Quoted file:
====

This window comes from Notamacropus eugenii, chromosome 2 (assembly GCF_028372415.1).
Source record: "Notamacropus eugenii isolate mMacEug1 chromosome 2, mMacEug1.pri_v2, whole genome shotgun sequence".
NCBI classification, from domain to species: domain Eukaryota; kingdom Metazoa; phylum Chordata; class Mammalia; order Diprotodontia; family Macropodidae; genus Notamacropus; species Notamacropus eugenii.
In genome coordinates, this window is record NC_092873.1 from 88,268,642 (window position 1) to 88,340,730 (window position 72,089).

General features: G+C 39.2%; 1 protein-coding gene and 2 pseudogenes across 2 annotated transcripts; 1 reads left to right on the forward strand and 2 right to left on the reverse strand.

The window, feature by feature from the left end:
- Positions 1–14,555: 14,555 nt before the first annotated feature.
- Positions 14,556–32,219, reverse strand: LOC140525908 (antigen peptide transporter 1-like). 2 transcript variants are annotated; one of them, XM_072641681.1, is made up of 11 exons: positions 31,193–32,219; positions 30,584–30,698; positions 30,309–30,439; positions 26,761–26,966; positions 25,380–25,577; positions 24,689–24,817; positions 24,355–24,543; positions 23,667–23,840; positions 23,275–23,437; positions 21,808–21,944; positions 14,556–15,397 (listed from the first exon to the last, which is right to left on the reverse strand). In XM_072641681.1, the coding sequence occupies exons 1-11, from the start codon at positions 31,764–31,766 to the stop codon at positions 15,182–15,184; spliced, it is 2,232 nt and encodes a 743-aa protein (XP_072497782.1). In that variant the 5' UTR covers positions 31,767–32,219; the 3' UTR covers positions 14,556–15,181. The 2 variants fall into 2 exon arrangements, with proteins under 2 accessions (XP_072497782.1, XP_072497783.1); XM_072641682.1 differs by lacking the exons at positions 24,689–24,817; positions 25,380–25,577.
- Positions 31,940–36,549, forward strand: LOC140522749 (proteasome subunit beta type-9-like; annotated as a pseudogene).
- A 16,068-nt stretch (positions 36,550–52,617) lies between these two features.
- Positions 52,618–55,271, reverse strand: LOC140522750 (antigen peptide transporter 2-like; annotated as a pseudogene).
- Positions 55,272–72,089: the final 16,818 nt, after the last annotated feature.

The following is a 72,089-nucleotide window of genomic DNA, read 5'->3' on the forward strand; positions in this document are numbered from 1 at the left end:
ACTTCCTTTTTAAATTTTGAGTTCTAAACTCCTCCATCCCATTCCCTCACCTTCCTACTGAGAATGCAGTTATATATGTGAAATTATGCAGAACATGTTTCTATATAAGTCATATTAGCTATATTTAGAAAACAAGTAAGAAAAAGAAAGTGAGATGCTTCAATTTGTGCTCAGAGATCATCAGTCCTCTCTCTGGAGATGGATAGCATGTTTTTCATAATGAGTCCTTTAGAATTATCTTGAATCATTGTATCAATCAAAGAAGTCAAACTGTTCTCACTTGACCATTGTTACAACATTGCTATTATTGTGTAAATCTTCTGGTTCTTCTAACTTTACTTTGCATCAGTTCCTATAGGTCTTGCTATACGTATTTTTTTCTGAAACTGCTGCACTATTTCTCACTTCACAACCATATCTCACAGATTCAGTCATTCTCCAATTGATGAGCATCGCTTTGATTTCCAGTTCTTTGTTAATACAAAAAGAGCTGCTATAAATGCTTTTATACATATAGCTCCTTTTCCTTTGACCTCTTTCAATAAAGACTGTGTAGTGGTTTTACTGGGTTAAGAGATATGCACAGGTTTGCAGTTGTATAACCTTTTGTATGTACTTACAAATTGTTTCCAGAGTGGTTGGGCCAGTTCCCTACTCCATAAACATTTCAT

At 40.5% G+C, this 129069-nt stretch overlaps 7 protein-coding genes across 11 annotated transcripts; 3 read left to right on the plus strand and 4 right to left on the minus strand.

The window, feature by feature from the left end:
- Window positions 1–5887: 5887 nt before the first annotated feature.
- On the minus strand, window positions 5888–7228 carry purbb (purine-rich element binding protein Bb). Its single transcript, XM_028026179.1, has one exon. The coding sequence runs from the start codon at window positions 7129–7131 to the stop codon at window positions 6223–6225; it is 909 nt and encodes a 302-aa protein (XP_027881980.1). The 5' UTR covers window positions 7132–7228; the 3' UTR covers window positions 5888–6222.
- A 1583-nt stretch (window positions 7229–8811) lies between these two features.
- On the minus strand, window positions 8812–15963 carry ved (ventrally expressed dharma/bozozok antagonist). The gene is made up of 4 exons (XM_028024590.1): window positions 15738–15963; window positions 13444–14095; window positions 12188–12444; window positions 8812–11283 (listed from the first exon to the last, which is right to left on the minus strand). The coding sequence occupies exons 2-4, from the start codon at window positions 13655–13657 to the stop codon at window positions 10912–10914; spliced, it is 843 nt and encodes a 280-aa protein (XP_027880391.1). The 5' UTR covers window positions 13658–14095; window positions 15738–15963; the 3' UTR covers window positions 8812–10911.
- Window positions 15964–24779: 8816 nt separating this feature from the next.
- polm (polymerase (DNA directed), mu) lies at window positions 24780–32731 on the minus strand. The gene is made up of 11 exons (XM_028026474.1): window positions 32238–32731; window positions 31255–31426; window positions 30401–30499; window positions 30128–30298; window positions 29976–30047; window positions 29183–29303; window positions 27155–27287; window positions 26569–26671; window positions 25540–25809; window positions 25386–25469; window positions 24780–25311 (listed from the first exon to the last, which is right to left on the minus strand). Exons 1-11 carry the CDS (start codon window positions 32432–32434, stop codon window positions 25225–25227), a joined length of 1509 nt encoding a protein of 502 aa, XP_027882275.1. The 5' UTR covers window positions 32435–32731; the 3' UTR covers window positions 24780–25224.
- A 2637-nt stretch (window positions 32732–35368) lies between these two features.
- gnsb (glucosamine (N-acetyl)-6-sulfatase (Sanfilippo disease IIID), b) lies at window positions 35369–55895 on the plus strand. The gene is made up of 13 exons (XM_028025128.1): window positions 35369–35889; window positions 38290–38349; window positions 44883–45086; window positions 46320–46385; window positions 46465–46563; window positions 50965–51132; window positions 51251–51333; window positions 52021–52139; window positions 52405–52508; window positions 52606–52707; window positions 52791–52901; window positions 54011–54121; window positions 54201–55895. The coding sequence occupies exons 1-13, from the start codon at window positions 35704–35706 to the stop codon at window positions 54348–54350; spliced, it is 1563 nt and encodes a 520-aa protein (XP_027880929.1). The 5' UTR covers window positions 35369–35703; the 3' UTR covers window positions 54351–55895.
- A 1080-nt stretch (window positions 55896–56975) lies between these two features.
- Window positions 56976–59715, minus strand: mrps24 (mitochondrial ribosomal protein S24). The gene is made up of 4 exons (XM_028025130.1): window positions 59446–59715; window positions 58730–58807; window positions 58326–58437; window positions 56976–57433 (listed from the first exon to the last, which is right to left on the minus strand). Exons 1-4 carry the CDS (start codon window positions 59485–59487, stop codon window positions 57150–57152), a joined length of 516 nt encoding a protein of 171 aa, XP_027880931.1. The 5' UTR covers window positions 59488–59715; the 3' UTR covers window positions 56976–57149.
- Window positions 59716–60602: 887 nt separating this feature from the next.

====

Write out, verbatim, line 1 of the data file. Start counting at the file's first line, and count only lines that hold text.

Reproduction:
This window comes from Notamacropus eugenii, chromosome 2 (assembly GCF_028372415.1).